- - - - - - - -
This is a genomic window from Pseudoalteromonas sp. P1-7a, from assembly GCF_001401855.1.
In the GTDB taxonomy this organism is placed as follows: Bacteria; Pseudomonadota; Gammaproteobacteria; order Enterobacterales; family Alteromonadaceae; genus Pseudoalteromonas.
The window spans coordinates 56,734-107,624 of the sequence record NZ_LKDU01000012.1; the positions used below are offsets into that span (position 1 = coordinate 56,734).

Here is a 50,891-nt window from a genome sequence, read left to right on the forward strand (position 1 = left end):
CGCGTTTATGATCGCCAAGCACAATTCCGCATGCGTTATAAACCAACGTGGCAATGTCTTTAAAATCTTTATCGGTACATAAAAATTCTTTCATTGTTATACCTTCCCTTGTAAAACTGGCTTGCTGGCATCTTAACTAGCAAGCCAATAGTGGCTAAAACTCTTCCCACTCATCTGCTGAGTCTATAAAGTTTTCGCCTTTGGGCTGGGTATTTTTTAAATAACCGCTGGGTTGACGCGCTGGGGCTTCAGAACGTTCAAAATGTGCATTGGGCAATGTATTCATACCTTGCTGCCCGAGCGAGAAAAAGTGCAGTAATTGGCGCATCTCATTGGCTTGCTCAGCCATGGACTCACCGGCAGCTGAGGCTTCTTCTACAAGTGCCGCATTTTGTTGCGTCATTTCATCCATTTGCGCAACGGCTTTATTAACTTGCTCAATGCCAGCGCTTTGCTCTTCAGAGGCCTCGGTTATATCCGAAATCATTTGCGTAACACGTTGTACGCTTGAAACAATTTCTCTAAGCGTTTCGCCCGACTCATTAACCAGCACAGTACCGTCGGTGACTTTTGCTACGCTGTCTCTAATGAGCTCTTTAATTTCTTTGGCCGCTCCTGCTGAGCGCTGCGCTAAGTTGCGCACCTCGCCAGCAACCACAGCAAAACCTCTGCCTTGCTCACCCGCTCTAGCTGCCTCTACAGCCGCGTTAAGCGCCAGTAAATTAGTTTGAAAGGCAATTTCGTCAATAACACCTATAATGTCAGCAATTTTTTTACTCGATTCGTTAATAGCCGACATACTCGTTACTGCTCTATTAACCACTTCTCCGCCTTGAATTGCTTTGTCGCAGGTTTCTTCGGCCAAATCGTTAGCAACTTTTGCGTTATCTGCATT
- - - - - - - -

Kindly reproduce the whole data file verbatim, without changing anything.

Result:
This is a genomic window from Pseudoalteromonas sp. P1-7a, from assembly GCF_001401855.1.
In the GTDB taxonomy this organism is placed as follows: Bacteria; Pseudomonadota; Gammaproteobacteria; order Enterobacterales; family Alteromonadaceae; genus Pseudoalteromonas.
The window spans coordinates 56,734-107,624 of the sequence record NZ_LKDU01000012.1; the positions used below are offsets into that span (position 1 = coordinate 56,734).

Here is a 50,891-nt window from a genome sequence, read left to right on the forward strand (position 1 = left end):
CGCGTTTATGATCGCCAAGCACAATTCCGCATGCGTTATAAACCAACGTGGCAATGTCTTTAAAATCTTTATCGGTACATAAAAATTCTTTCATTGTTATACCTTCCCTTGTAAAACTGGCTTGCTGGCATCTTAACTAGCAAGCCAATAGTGGCTAAAACTCTTCCCACTCATCTGCTGAGTCTATAAAGTTTTCGCCTTTGGGCTGGGTATTTTTTAAATAACCGCTGGGTTGACGCGCTGGGGCTTCAGAACGTTCAAAATGTGCATTGGGCAATGTATTCATACCTTGCTGCCCGAGCGAGAAAAAGTGCAGTAATTGGCGCATCTCATTGGCTTGCTCAGCCATGGACTCACCGGCAGCTGAGGCTTCTTCTACAAGTGCCGCATTTTGTTGCGTCATTTCATCCATTTGCGCAACGGCTTTATTAACTTGCTCAATGCCAGCGCTTTGCTCTTCAGAGGCCTCGGTTATATCCGAAATCATTTGCGTAACACGTTGTACGCTTGAAACAATTTCTCTAAGCGTTTCGCCCGACTCATTAACCAGCACAGTACCGTCGGTGACTTTTGCTACGCTGTCTCTAATGAGCTCTTTAATTTCTTTGGCCGCTCCTGCTGAGCGCTGCGCTAAGTTGCGCACCTCGCCAGCAACCACAGCAAAACCTCTGCCTTGCTCACCCGCTCTAGCTGCCTCTACAGCCGCGTTAAGCGCCAGTAAATTAGTTTGAAAGGCAATTTCGTCAATAACACCTATAATGTCAGCAATTTTTTTACTCGATTCGTTAATAGCCGACATACTCGTTACTGCTCTATTAACCACTTCTCCGCCTTGAATTGCTTTGTCGCAGGTTTCTTCGGCCAAATCGTTAGCAACTTTTGCGTTATCTGCATT